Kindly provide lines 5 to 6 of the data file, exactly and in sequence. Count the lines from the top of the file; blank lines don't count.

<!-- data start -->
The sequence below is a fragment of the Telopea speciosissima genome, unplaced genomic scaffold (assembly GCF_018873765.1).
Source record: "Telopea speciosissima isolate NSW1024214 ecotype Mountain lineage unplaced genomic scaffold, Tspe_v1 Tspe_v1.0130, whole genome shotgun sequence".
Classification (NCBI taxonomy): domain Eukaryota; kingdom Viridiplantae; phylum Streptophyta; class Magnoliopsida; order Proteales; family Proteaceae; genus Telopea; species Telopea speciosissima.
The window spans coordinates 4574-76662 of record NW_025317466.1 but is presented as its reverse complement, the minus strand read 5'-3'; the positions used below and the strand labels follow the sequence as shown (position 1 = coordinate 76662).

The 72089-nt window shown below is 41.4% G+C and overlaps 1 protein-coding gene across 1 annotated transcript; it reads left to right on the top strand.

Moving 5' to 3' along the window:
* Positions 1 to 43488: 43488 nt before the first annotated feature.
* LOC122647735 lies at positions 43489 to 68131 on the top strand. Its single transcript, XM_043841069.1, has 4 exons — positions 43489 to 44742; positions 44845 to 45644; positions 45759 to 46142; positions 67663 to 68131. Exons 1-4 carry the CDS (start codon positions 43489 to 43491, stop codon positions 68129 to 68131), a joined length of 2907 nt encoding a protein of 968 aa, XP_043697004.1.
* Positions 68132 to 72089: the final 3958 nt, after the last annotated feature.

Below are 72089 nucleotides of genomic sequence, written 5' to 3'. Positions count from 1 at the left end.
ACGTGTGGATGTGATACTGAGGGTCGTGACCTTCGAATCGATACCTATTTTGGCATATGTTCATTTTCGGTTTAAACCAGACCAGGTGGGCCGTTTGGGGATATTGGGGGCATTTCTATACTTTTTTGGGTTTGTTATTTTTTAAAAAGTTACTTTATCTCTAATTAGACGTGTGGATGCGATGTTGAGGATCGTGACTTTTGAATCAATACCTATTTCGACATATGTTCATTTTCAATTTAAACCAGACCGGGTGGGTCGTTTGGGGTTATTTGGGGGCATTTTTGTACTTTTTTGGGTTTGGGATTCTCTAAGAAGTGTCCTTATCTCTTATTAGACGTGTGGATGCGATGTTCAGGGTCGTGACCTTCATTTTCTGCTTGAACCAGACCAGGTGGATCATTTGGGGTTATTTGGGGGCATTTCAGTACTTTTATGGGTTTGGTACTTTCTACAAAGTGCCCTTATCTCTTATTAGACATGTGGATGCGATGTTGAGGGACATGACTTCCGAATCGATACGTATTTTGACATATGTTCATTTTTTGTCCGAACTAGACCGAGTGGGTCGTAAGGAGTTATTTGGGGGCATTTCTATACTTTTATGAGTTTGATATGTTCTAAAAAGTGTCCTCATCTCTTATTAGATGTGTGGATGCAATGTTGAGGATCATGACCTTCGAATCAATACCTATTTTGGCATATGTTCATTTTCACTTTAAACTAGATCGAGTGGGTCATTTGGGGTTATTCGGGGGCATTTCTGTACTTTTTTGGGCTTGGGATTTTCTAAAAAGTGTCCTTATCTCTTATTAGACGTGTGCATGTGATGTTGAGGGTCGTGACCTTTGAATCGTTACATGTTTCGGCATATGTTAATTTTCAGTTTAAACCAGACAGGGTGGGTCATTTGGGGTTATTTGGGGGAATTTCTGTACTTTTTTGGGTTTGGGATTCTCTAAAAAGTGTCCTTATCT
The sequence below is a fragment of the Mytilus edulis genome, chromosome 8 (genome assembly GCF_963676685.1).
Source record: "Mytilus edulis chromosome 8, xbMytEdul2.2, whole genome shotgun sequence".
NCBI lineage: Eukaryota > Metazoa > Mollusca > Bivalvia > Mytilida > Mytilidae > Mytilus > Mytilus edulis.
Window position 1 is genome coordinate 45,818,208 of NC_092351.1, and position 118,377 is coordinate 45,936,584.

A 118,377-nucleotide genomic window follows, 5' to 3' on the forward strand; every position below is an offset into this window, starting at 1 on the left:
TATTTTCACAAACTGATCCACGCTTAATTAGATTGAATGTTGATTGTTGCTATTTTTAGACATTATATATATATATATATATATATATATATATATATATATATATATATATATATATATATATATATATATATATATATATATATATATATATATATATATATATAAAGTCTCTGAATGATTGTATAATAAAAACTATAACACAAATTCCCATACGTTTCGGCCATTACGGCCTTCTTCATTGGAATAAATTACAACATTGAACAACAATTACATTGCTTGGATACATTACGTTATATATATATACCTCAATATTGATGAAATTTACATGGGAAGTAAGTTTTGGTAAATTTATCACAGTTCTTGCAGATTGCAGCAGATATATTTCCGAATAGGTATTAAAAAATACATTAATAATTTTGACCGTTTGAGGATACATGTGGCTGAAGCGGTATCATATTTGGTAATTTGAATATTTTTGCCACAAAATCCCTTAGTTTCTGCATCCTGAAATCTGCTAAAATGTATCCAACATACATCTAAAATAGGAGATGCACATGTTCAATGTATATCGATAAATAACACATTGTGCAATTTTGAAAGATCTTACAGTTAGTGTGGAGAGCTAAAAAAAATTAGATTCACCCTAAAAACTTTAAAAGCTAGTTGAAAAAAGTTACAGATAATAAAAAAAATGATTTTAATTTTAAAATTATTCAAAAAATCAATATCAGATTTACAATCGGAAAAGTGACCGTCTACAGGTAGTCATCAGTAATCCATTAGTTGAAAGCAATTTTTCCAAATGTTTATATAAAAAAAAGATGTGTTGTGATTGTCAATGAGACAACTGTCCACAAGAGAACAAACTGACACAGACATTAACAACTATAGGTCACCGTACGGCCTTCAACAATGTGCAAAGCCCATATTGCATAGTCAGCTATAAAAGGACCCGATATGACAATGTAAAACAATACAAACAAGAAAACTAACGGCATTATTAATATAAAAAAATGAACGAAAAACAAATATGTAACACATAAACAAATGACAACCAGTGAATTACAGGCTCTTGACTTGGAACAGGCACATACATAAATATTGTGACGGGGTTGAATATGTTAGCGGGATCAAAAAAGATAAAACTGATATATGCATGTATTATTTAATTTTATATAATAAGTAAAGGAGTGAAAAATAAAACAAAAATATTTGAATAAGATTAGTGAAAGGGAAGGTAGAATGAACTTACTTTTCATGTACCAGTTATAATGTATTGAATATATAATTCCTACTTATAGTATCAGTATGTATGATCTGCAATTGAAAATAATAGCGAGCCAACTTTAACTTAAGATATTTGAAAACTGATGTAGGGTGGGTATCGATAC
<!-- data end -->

The 72089-nt window shown below is 41.4% G+C and overlaps 1 protein-coding gene across 1 annotated transcript; it reads left to right on the top strand.

Moving 5' to 3' along the window: